What Are Trifocal Glasses?
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The right pair of glasses can be a fashion statement but they are also necessary. Only roughly 35% of the population have 20/20 vision. Common vision issues might include near sightedness, far sightedness, a struggle with intermediate vision – or a combination of all three! The older that we get, the more vision problems present themselves and this is what makes trifocal lenses so useful.
In the same way that bifocal lenses are designed to treat close and distance issues, trifocals do the same but with the added benefit of correcting intermediate sight problems as well. Trifocal lenses feature two visible lines, marking the separation of each prescription on the lens. The top section of a lens corrects distance vision, the bottom corrects close vision and middle sections feature an intermediate segment.
Intermediate vision will be a new term for many, as it is not often discussed – but it should be! This type of vision refers to items and tasks that are performed a couple feet away, such as a computer screen or crafts/design work. There are several methods of correcting common “far away” or “close up” issues but trifocals are the only ones that correct intermediate vision issues. Progressive multifocal lenses act and function similarly but use a blended prescription, eliminating the need for divided, individual prescriptions.
The Benefits of Trifocal Lenses
Vision problems tend to happen over time. The older that we get, the more common it is to struggle with sight. Some issues might have plagued you over time, only to have new and unexpected obstacles added to the mix. It is not uncommon for wearers to layer prescriptions, in contacts and eyewear. No one wants to cart around contact solutions, glasses and cases for both. Trifocals lighten the load and add convenience to daily life.
Cataracts are a part of life for many people and are often resolved surgically. Trifocal lenses are great for those who wear glasses but frames are not your only option. IOLs or intraocular lenses are implants that can be used to replace natural eye lenses and are normally made from silicone. These, much like trifocals, use three different types of correction but do not require contacts or glasses.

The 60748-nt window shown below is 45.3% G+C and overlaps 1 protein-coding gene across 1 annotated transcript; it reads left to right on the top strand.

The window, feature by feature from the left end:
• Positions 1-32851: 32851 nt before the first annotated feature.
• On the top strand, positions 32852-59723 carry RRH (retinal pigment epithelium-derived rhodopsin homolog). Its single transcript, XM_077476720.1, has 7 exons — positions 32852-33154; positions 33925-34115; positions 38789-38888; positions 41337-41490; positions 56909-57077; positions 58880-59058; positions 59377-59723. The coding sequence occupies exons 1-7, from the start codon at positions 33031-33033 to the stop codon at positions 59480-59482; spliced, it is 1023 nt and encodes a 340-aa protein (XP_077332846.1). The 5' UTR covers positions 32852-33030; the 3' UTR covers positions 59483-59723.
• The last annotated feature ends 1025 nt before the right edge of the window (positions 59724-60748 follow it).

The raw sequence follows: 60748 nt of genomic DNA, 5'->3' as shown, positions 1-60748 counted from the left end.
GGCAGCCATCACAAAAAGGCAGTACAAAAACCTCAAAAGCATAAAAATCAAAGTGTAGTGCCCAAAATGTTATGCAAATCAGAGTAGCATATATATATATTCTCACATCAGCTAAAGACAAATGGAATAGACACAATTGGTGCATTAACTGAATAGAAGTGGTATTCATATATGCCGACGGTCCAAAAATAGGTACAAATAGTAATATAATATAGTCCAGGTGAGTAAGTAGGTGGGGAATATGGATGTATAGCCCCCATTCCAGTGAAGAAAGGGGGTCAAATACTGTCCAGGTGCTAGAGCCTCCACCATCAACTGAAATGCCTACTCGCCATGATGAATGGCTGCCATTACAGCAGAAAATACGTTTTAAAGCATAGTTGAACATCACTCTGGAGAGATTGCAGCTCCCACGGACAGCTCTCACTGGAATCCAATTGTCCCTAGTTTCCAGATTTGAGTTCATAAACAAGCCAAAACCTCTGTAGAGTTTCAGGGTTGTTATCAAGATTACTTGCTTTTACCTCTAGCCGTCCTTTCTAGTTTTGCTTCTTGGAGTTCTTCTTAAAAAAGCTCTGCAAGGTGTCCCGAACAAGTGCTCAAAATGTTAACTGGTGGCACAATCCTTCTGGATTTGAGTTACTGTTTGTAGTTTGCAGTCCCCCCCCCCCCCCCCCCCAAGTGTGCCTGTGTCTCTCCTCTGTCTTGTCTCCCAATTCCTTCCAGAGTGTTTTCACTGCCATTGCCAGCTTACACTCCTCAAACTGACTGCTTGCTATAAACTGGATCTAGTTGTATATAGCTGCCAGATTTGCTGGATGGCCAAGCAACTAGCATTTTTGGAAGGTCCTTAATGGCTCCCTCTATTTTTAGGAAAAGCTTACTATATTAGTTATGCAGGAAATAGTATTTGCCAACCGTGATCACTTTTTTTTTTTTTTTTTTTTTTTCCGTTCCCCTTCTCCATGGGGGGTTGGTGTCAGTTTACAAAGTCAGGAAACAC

The Challenges of Trifocals
Switching between types of lenses takes time, particularly if you have become used to a certain type of prescription over a long period. Looking through the wrong section of a trifocal lens can cause distortion and can be off putting at first but with a bit of coaching, this is only a temporary issue. Soon, identifying the right viewing area will come as naturally as blinking.
When using trifocal eyeglass lenses, wearers might sometimes experience an “image jump”. This occurs when an image might appear to move from one part of the lens to another. For some users, these lenses might not be appropriate for long sittings, such as reading.
Whether you are looking to switch to a new form of vision correction or are looking to update according to new prescriptions, it is important to consult an eye doctor before making a commitment. When trying to decide between contact lenses, bifocals or trifocals, always consult a professional first.